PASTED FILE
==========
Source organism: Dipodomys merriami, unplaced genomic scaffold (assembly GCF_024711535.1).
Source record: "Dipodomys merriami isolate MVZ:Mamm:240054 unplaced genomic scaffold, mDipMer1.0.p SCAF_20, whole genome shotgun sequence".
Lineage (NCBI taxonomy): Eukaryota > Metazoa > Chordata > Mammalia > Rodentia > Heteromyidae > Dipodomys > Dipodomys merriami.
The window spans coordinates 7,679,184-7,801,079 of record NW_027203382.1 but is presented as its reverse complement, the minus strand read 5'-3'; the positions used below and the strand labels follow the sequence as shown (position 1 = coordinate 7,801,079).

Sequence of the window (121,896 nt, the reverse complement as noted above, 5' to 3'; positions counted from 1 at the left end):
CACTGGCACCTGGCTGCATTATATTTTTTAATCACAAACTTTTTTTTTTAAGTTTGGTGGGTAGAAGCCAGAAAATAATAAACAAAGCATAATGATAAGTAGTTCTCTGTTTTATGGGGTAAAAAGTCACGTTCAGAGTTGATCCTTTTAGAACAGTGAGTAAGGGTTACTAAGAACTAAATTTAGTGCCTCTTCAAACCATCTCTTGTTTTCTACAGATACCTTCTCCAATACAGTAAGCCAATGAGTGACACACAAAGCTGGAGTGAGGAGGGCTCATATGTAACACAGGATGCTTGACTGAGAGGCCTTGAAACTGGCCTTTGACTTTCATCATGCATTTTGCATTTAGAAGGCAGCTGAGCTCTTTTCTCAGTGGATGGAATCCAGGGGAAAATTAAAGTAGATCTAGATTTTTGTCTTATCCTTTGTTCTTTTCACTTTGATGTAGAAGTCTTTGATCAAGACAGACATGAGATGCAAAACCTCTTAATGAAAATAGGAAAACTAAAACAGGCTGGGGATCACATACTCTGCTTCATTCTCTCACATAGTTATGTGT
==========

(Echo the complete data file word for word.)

Source organism: Dipodomys merriami, unplaced genomic scaffold (assembly GCF_024711535.1).
Source record: "Dipodomys merriami isolate MVZ:Mamm:240054 unplaced genomic scaffold, mDipMer1.0.p SCAF_20, whole genome shotgun sequence".
Lineage (NCBI taxonomy): Eukaryota > Metazoa > Chordata > Mammalia > Rodentia > Heteromyidae > Dipodomys > Dipodomys merriami.
The window spans coordinates 7,679,184-7,801,079 of record NW_027203382.1 but is presented as its reverse complement, the minus strand read 5'-3'; the positions used below and the strand labels follow the sequence as shown (position 1 = coordinate 7,801,079).

Sequence of the window (121,896 nt, the reverse complement as noted above, 5' to 3'; positions counted from 1 at the left end):
CACTGGCACCTGGCTGCATTATATTTTTTAATCACAAACTTTTTTTTTTAAGTTTGGTGGGTAGAAGCCAGAAAATAATAAACAAAGCATAATGATAAGTAGTTCTCTGTTTTATGGGGTAAAAAGTCACGTTCAGAGTTGATCCTTTTAGAACAGTGAGTAAGGGTTACTAAGAACTAAATTTAGTGCCTCTTCAAACCATCTCTTGTTTTCTACAGATACCTTCTCCAATACAGTAAGCCAATGAGTGACACACAAAGCTGGAGTGAGGAGGGCTCATATGTAACACAGGATGCTTGACTGAGAGGCCTTGAAACTGGCCTTTGACTTTCATCATGCATTTTGCATTTAGAAGGCAGCTGAGCTCTTTTCTCAGTGGATGGAATCCAGGGGAAAATTAAAGTAGATCTAGATTTTTGTCTTATCCTTTGTTCTTTTCACTTTGATGTAGAAGTCTTTGATCAAGACAGACATGAGATGCAAAACCTCTTAATGAAAATAGGAAAACTAAAACAGGCTGGGGATCACATACTCTGCTTCATTCTCTCACATAGTTATGTGT